Trial lawyer Todd Michaels of The Haggard Law Firm said “For too long, human trafficking has been ignored.  After drug dealing, it is the second most committed criminal act in the world.  The horrors that the victims face are beyond comprehension—forced prostitution, slavery, and other forms of torture with no escape.”  (Todd Michaels Bio)

The NBC television affiliate reported “According to a police report, Lee kept communication with his girlfriend while he was behind bars and ordered her to force the 14-year-old victim into prostitution out of the hotel off Okeechobee Road in May of that year – instructing her to keep the teen inside the hotel room since she was a runaway.” Police say the teen had sex with 6 men in one day.

Haggard Law, which has litigated against hotels/motels in a variety of premises liability and negligent security cases for more than a decade, is focused on bringing more attention to how commercial businesses play a key role in combating the tragedy of trafficking. Those businesses who do not take responsibility and don’t take active roles in combating trafficking should be held responsible.

Michaels says, “the great enabler for all of these crimes are the commercial premises—hotels, strip malls, apartment buildings—that turn a blind eye to these horrific acts happening right under their noses.   Every commercial property owner has a legal duty to act when these crimes are happening on their premises.  It is time to start holding those who willfully turn a blind eye responsible.”

to read entire WTVJ-TV article

Hotels and Motels are Top Targets of Operations For Traffickers

Motels and hotels are considered ideal locations for sex traffickers to operate their heartless and vicious operation. Experts say it is because traffickers are capitalizing on the lack of awareness around this issue within the hotel industry. All too often, they continue to exploit their victims unchecked because staff, managers, and executives do not know what to look for.

Lack of awareness is not a true excuse anymore. Hospitality associations, law enforcement, the federal government and more have discussed the issue in the media and offer training on what the signs are of possible human trafficking at a motel or hotel.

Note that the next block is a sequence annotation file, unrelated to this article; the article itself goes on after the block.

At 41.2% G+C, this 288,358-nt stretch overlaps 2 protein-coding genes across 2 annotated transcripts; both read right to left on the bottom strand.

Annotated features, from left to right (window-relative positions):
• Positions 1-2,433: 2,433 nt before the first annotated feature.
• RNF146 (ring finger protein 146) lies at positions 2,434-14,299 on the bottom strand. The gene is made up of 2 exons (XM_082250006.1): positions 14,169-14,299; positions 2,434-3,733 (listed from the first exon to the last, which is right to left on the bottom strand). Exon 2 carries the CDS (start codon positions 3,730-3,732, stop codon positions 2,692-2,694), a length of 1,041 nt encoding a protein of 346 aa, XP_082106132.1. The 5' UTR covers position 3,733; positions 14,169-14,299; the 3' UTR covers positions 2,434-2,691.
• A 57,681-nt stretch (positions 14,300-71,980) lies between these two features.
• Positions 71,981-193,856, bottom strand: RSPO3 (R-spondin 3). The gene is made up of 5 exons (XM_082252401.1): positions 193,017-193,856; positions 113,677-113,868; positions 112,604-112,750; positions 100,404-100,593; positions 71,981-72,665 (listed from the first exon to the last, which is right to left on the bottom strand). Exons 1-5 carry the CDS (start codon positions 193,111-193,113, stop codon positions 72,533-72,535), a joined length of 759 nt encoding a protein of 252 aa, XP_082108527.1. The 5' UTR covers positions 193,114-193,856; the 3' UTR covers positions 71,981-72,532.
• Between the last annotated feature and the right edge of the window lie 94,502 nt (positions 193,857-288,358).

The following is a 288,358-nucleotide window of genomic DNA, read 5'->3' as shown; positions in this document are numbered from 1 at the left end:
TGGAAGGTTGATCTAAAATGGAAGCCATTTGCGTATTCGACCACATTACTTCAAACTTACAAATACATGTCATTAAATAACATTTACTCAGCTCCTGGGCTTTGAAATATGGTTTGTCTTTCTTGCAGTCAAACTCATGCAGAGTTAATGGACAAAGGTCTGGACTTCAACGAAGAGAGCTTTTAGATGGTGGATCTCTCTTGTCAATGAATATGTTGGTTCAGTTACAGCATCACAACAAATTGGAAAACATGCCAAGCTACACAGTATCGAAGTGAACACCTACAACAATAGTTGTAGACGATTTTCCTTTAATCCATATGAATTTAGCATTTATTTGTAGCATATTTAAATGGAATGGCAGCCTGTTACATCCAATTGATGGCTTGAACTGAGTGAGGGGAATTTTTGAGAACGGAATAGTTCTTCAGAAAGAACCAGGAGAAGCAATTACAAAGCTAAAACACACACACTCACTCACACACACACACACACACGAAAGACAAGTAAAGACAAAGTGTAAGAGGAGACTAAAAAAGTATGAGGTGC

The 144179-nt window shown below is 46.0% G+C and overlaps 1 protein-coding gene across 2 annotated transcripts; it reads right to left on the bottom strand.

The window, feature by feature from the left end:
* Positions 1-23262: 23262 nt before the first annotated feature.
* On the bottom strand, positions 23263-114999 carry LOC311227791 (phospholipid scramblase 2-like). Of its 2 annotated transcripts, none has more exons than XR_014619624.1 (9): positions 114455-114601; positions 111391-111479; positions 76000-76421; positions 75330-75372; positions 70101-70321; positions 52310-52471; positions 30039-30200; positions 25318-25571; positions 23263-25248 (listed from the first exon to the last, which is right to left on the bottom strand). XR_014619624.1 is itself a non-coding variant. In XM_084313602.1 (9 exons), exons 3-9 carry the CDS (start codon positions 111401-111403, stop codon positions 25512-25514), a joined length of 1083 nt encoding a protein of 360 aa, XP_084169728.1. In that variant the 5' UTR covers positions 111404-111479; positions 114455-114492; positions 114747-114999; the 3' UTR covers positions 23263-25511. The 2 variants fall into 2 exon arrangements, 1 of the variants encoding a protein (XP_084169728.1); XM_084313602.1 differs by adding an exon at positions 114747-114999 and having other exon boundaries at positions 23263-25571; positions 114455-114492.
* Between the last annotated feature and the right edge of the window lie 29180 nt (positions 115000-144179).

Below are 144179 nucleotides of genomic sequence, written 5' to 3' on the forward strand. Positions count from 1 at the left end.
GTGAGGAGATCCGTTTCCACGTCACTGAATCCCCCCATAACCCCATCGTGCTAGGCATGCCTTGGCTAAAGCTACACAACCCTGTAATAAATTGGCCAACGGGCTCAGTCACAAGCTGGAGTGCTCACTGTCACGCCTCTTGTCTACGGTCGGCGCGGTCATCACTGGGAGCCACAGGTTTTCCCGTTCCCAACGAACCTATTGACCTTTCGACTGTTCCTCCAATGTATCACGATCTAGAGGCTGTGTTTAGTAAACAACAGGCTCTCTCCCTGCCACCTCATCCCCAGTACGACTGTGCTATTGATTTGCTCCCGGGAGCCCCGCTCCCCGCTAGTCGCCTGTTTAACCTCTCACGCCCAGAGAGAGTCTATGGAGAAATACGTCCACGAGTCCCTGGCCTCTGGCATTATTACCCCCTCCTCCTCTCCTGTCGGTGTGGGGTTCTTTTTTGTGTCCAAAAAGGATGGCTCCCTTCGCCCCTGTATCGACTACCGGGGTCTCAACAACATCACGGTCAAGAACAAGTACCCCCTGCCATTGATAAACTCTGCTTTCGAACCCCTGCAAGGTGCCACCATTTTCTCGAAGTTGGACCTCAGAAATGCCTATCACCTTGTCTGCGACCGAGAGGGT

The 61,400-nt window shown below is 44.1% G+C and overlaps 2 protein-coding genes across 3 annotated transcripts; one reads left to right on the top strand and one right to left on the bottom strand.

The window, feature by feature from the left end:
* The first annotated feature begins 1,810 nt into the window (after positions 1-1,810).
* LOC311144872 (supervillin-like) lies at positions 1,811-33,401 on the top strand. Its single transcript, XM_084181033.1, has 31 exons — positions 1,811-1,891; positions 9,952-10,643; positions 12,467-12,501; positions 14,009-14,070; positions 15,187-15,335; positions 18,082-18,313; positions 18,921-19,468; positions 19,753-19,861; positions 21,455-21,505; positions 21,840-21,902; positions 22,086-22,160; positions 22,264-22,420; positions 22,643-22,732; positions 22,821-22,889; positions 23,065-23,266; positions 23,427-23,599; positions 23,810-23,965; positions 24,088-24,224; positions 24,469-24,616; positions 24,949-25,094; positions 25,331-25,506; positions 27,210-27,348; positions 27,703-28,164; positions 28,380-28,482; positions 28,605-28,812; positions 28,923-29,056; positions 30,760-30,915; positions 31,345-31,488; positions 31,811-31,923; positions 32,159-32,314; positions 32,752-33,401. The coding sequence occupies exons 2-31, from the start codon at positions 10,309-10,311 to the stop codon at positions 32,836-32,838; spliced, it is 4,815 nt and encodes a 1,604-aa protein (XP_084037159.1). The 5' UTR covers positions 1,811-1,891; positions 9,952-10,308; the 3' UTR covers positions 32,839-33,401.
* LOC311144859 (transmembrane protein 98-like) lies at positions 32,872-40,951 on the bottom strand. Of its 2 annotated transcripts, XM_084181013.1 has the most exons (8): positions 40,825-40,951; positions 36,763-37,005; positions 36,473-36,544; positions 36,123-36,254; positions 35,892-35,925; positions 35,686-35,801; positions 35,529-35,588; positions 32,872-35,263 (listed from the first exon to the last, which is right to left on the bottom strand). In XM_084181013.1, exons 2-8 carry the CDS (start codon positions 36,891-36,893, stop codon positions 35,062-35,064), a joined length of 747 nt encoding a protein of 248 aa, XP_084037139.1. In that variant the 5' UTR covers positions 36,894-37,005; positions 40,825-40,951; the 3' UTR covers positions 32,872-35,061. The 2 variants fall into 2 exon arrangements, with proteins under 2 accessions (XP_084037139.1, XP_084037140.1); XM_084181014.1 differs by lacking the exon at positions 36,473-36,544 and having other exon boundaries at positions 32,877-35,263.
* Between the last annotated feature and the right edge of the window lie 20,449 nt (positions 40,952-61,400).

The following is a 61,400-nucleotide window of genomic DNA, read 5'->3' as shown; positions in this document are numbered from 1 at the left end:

In January Marriott Hotels made human trafficking training mandatory for all associates and developed training tailored to the specific roles on its properties. Over 225,000  associates completed the training this in 2017. It’s a training that has continued in 2018.  Haggard Law is confident that if the general knowledge and action taken by some in the industry is not enough to motivate all commercial businesses to become active in the fight against sex trafficking, then premises liability or negligent security civil action will become a new motivating factor.

VIDEO: Haggard Law Firm Managing Partner and Trial Lawyer Michael Haggard is the current President of the National Crime Victim Bar Association. In this video, Haggard discusses shares that human trafficking is at the top of his agenda during his term.

$3 Million Negligent Security Case Result for Gunshot Victim

Miami Dade County, FL – A gunshot victim who had his kidney, portions of his intestines removed and his colon perforated settles a negligent security lawsuit against northwest Miami apartment complex for $3 million.


On May 3rd, 2014, Dennis Gore and his friend worked together cleaning one of their clients’ business’. After work, Dennis and his friend played flag football and then went to Dennis’ mother’s apartment at Suncoast Apartments (999 NE 167th Street). Dennis would ask his friend to take him to Walgreen’s to get an ace bandage because of a sore knee.

The two of them went downstairs to Dennis’s friend’s car in the parking lot when Dennis realized that he left his wallet upstairs.  He told his friend to meet him around the other side off 10th avenue while Dennis went back upstairs to get his wallet.  After retrieving his wallet, he took the stairs to a door led directly into the parking lot when his friend to pick him up.